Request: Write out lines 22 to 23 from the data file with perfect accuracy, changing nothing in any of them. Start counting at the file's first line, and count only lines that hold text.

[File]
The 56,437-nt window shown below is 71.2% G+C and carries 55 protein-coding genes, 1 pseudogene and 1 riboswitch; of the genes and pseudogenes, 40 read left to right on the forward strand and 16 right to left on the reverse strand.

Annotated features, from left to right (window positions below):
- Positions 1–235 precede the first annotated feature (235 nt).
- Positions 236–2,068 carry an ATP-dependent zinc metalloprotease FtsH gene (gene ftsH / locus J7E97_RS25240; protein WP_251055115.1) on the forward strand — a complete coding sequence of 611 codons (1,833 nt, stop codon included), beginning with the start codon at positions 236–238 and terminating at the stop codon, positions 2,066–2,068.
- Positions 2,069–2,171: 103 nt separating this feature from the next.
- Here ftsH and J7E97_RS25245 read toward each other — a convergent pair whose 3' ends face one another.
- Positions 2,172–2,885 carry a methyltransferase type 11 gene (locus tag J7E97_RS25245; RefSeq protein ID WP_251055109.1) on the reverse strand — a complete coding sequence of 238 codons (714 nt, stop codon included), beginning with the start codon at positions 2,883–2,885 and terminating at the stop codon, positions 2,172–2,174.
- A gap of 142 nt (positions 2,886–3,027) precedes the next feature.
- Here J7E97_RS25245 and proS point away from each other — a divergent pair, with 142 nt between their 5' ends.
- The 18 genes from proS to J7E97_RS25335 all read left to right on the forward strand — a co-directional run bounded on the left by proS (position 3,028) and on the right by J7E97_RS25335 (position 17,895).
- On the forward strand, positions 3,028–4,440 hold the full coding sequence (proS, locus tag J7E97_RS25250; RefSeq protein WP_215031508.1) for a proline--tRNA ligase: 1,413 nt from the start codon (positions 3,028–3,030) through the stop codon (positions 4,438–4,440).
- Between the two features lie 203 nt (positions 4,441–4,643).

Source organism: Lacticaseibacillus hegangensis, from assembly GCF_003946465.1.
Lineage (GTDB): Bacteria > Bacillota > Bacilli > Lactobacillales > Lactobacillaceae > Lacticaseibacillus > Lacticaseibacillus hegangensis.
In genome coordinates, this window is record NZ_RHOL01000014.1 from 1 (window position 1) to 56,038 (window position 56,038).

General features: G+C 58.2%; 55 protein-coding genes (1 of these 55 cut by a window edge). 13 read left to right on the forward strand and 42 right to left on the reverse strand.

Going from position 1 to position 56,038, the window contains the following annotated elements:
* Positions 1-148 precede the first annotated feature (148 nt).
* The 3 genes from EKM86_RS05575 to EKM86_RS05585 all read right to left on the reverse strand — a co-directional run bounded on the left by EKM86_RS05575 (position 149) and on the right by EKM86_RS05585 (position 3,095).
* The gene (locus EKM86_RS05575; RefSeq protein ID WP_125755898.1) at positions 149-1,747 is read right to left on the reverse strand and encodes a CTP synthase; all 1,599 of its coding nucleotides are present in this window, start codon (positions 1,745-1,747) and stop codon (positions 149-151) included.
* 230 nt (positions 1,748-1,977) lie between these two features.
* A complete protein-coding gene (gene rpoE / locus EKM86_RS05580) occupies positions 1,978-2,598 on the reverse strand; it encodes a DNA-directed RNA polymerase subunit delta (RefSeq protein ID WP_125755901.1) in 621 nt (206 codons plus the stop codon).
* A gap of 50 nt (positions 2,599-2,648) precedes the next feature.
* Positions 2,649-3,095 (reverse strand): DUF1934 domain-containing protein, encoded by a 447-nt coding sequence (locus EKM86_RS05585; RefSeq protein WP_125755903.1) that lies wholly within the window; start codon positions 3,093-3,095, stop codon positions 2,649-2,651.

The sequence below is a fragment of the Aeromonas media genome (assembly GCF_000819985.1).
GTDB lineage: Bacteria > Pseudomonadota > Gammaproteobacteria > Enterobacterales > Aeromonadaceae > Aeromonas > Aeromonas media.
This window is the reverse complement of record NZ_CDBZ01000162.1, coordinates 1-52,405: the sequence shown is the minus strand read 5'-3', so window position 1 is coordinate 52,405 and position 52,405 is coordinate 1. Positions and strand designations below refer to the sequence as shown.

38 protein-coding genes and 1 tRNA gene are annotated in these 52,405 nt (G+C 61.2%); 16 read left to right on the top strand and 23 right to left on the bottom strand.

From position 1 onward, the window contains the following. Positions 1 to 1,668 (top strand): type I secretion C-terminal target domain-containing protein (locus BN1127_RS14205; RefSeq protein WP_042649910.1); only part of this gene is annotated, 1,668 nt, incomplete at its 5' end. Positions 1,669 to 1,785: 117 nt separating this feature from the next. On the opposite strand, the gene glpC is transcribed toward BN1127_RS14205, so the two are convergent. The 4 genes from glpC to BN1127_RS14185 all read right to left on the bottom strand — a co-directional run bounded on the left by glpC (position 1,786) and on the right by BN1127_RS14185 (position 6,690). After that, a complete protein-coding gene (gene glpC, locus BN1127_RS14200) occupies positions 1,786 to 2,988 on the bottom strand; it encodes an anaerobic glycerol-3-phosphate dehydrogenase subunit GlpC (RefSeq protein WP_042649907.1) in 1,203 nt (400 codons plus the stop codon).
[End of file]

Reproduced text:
* A complete protein-coding gene (gene rpoE / locus EKM86_RS05580) occupies positions 1,978-2,598 on the reverse strand; it encodes a DNA-directed RNA polymerase subunit delta (RefSeq protein ID WP_125755901.1) in 621 nt (206 codons plus the stop codon).
* A gap of 50 nt (positions 2,599-2,648) precedes the next feature.